Yelp Inc (NYSE:YELP) stock is spiraling today, after Morgan Stanley downgraded the online review name to "underweight" from "equal weight," and cut its price target to $29 from $31 -- a nearly 20% discount to last night's close. At last check, YELP shares are down 6.6% to trade at $33.35, and bearish options trading is running hot.
So far today, around 2,500 puts and 2,000 calls have changed hands on Yelp, three times what's typically seen at this point in the day. The February 34 put is most active, and it looks like new positions are being purchased here for a volume-weighted average price of $3.42. If this is the case, breakeven for the put buyers at the close on Friday, Feb. 15, is $30.58 (strike less premium paid).
More broadly speaking, it's been call buyers who have been active in Yelp's options pits. At the International Securities Exchange (ISE), Chicago Board Options Exchange (CBOE), and NASDAQ OMX PHLX (PHLX), the stock's 10-day call/put volume ratio of 3.70 ranks in the 85th annual percentile, meaning calls have been bought to open over puts at a quicker-than-usual clip.
While it's possible some of this activity is at the hands of vanilla options bulls, it's also likely short sellers are using the long calls to hedge against upside risk. Short interest on YELP jumped 64.5% in the most recent reporting period to a record high 13.62 million shares, or nearly 21% of the equity's available float.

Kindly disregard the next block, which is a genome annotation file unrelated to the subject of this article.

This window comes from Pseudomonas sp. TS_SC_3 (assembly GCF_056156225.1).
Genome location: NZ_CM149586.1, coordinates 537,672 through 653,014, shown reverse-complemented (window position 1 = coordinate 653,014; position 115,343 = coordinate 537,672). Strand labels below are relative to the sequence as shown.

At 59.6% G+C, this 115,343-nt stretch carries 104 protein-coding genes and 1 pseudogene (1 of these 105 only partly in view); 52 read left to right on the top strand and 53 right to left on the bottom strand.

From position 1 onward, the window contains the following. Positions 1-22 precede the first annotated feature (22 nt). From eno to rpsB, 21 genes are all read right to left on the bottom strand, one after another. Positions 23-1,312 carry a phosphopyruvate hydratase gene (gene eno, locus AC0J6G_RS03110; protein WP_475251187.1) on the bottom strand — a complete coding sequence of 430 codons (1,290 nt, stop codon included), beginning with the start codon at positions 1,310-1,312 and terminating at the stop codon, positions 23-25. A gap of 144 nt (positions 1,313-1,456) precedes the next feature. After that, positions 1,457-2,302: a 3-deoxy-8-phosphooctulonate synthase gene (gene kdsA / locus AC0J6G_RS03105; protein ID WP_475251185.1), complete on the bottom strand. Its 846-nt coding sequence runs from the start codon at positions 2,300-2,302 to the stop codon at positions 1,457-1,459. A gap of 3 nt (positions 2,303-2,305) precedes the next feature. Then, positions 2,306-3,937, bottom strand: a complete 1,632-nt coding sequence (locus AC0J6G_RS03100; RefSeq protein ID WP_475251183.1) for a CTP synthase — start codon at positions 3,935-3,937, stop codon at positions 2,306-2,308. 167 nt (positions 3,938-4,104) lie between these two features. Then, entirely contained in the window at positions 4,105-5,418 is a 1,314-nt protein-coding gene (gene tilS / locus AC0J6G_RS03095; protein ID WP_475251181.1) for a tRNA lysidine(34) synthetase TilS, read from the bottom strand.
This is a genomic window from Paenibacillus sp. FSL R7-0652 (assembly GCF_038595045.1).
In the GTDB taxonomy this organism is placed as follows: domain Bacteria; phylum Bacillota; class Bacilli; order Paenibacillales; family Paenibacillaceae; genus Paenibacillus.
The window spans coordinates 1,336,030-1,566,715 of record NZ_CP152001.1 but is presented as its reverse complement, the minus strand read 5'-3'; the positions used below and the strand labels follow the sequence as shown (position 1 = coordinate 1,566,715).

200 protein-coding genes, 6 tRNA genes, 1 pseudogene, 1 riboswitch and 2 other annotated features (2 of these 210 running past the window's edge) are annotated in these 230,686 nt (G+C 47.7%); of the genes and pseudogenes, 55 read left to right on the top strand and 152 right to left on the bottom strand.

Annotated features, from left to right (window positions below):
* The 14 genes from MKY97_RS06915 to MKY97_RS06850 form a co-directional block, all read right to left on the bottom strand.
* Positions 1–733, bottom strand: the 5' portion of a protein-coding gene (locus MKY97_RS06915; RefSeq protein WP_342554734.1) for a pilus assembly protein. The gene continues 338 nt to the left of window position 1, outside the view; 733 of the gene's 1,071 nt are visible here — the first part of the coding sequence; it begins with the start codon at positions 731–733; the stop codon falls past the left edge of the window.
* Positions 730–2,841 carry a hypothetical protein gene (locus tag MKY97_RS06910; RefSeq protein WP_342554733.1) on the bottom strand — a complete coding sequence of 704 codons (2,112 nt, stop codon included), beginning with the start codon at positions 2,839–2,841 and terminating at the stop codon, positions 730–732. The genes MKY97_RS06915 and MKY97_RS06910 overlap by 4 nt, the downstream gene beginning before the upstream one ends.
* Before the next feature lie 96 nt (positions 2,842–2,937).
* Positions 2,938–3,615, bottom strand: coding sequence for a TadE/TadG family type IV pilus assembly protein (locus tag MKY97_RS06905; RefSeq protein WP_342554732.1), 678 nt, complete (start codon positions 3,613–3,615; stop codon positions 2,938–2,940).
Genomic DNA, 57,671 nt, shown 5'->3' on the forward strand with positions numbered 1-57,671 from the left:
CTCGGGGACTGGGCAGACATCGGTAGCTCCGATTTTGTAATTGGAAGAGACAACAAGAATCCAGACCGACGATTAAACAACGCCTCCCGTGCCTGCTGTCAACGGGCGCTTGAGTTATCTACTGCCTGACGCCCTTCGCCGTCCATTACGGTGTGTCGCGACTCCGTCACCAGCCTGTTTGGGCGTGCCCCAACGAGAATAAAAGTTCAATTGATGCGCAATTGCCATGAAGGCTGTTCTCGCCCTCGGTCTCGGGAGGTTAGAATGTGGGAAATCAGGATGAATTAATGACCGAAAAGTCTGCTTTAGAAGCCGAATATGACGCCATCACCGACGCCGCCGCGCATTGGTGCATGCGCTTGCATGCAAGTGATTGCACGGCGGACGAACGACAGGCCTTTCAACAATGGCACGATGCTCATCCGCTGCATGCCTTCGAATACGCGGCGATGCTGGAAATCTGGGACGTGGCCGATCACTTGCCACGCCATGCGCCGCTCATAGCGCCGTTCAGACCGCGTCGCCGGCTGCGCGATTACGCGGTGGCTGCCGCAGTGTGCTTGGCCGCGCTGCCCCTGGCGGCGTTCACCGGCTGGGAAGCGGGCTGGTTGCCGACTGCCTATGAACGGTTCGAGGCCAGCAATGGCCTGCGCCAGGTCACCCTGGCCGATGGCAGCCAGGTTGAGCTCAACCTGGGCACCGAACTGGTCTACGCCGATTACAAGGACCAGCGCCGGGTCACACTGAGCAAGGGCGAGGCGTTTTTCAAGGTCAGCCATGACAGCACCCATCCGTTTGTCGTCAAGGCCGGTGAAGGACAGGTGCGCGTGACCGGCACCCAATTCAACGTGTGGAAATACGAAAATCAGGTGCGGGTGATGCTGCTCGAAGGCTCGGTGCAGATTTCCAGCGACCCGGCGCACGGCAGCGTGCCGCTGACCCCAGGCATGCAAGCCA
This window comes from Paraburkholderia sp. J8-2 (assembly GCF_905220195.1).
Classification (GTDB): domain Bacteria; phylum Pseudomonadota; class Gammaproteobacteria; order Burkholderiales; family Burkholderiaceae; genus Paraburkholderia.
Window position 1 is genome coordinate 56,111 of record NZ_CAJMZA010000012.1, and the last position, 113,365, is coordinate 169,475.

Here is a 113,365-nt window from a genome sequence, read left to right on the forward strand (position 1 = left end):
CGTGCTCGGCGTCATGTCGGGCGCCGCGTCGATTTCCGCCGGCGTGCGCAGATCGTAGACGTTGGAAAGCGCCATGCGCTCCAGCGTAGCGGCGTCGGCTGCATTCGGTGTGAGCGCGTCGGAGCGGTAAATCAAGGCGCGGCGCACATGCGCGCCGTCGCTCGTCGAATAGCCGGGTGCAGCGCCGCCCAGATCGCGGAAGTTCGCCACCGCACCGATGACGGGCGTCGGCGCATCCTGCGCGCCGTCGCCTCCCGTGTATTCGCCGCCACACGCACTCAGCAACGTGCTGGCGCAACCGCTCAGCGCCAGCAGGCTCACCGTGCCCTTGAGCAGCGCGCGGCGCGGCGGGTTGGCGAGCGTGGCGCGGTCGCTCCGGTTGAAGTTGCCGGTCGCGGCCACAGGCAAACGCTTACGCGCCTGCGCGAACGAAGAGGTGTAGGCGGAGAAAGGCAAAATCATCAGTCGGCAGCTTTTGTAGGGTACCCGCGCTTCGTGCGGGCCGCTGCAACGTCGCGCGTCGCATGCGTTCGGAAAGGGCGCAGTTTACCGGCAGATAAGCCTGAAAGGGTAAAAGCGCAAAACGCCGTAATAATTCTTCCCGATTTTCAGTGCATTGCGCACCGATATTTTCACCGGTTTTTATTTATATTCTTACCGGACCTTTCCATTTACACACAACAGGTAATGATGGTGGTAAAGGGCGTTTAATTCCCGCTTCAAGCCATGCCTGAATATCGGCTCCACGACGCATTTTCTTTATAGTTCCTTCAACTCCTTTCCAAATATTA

Whatever the reason, it's an attractive time to buy premium on short-term YELP options. The security's Schaeffer's Volatility Index (SVI) of 44% ranks in the 16th percentile of its annual range, indicating near-term contracts are pricing in relatively low volatility expectations at the moment. Plus, its 30-day implied volatility skew of -9.9% ranks in the 1st percentile of its 12-month range, pointing to near parity between call and put option premiums.
Looking at the charts, YELP shares have shed roughly 36% since their late-September three-year peak at $52.50, due in part to an early November post-earnings bear gap. While the stock has recovered from its Nov. 9 annual low of $29.35, it's run into trouble in the formerly supportive $36 region, home to its descending 50-day moving average.